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September 27, 2016

Dismissal for refusing to sign an employment contract?


Employers are often at a loss when an employee refuses to sign a contract of employment. Can the employee be disciplined or dismissed? What other measures are available to the employer?

One of the most common that employers make is to appoint a person without having agreed on all the terms and conditions of employment. When the employee is subsequently required to sign a contract of employment, the employee refuses or fails to sign the contract. This may be due to some misunderstanding or unhappiness with regard to particular provisions in the contract.

Our law states that verbal employment contracts are perfectly binding. But, obviously, it’s better for both employer and employee to enter into a written contract, to record all the pertinent rights and obligations of both parties. This avoids vagueness.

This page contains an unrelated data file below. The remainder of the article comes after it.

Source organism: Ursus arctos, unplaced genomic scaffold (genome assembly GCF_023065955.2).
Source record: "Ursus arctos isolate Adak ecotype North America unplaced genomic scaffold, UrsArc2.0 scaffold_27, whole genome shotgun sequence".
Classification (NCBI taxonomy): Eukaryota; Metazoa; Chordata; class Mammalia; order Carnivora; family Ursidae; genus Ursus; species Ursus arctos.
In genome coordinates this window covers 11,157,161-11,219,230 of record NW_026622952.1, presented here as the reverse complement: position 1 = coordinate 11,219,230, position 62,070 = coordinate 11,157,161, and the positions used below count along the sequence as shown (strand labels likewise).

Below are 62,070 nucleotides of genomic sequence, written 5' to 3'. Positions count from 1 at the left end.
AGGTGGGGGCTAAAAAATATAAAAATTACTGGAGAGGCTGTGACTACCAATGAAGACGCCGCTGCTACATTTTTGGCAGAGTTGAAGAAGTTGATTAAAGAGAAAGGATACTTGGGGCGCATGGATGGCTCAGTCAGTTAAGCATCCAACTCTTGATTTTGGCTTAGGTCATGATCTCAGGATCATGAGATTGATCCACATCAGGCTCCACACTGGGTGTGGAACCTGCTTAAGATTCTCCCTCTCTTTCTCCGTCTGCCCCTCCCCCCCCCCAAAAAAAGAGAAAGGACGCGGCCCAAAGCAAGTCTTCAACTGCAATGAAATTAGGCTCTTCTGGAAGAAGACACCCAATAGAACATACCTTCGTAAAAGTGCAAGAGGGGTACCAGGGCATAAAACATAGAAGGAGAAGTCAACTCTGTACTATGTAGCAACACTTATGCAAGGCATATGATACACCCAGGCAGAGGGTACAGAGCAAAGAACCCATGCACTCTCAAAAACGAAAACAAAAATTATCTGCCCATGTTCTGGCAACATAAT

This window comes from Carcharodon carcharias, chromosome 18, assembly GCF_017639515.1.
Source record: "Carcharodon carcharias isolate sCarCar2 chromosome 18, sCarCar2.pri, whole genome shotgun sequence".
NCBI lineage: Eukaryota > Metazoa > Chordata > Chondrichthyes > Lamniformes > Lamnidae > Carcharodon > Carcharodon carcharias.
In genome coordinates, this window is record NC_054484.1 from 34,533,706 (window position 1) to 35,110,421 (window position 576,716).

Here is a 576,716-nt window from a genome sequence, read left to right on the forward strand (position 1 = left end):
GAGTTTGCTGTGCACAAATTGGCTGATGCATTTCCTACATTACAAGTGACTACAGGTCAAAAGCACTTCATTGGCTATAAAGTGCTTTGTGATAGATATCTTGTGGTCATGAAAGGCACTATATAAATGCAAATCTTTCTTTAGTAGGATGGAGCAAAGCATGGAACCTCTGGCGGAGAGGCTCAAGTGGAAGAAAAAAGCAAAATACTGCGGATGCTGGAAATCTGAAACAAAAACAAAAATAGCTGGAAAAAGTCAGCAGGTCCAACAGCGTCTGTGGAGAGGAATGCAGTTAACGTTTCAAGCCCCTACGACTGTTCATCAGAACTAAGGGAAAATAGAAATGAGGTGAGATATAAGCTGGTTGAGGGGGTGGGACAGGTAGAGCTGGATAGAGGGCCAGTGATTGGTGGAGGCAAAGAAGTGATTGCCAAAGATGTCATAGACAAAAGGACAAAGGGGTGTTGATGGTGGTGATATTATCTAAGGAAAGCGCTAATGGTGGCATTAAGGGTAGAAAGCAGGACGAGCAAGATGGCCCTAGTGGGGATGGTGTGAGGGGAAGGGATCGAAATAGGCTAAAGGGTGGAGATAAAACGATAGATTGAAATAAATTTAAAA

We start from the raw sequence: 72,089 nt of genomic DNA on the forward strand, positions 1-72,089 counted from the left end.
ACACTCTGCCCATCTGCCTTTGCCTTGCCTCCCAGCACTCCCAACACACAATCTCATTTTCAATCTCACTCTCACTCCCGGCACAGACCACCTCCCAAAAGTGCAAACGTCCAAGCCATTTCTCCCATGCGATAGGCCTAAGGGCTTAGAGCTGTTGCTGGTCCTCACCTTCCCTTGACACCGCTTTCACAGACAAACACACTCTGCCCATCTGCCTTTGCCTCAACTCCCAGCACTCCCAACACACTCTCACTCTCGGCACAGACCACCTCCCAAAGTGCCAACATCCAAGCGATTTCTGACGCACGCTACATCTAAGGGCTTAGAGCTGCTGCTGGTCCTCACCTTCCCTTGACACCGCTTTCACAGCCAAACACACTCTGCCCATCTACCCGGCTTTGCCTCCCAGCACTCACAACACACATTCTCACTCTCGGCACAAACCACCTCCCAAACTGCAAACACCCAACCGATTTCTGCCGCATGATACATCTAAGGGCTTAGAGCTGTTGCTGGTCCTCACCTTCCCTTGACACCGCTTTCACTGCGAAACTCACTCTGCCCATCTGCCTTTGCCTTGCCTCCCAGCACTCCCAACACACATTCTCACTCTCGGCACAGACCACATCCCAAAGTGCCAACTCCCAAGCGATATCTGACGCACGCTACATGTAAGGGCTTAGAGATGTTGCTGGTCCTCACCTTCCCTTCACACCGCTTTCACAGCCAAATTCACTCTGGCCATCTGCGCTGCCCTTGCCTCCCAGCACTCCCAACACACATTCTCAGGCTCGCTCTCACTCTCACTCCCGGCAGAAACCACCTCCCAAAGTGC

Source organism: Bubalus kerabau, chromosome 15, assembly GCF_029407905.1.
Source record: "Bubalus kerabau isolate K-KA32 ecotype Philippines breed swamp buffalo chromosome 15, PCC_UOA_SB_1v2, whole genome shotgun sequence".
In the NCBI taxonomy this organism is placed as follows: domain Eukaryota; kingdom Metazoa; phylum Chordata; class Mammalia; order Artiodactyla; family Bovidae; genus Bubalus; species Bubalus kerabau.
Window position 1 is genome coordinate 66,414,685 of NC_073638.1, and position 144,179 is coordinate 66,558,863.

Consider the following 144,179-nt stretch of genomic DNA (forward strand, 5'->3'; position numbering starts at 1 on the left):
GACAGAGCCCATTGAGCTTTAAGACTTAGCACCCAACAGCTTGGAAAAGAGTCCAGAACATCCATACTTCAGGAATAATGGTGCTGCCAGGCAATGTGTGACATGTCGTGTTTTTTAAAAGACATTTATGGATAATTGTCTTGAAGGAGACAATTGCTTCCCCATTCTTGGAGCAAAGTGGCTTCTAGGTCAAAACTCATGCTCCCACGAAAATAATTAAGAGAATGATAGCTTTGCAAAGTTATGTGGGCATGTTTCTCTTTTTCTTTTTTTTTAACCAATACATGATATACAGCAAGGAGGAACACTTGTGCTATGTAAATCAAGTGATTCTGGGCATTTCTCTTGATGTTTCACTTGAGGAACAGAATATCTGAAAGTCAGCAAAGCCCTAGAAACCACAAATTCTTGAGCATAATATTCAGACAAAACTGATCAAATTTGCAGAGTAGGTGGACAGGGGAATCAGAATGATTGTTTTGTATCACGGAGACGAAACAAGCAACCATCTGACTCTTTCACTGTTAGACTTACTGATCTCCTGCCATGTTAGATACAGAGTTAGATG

What should an employer do if it does not have a written agreement in place?

It is important to explain to the employee that it is to the benefit of both parties to have a written contract of employment. The provisions of the contract should be explained to the employee and the parties must establish whether there are any areas of disagreement. If there are none, and the employee still refuses to sign the contract, it serves no purpose to attempt to compel the employee to do so.

The Basic Conditions of Employment Act does not require the parties to enter into a written contract of employment. It simply requires the employer to supply the employee with written particulars of employment and it provides that certain items must be included in such particulars. The employer complies with the provisions of the Act if it provides the employee with a copy of the draft contract with a note that the employee has refused to sign it.

A signed written contract does, however, have definite advantages. It brings certainty and reduces the likelihood of disputes. There might also be provisions that are important to the employer, e.g. confidentiality or a restraint of trade undertaking. The enforcement of such provisions would be very difficult, if not impossible, without a signed contract. 

If the employee refuses to agree explicitly with a provision that is reasonable, the employer may embark on a procedure that could lead to the termination of the employee’s services due to operational requirements (retrenchment). 

Professional advice and assistance are recommended in these circumstances.


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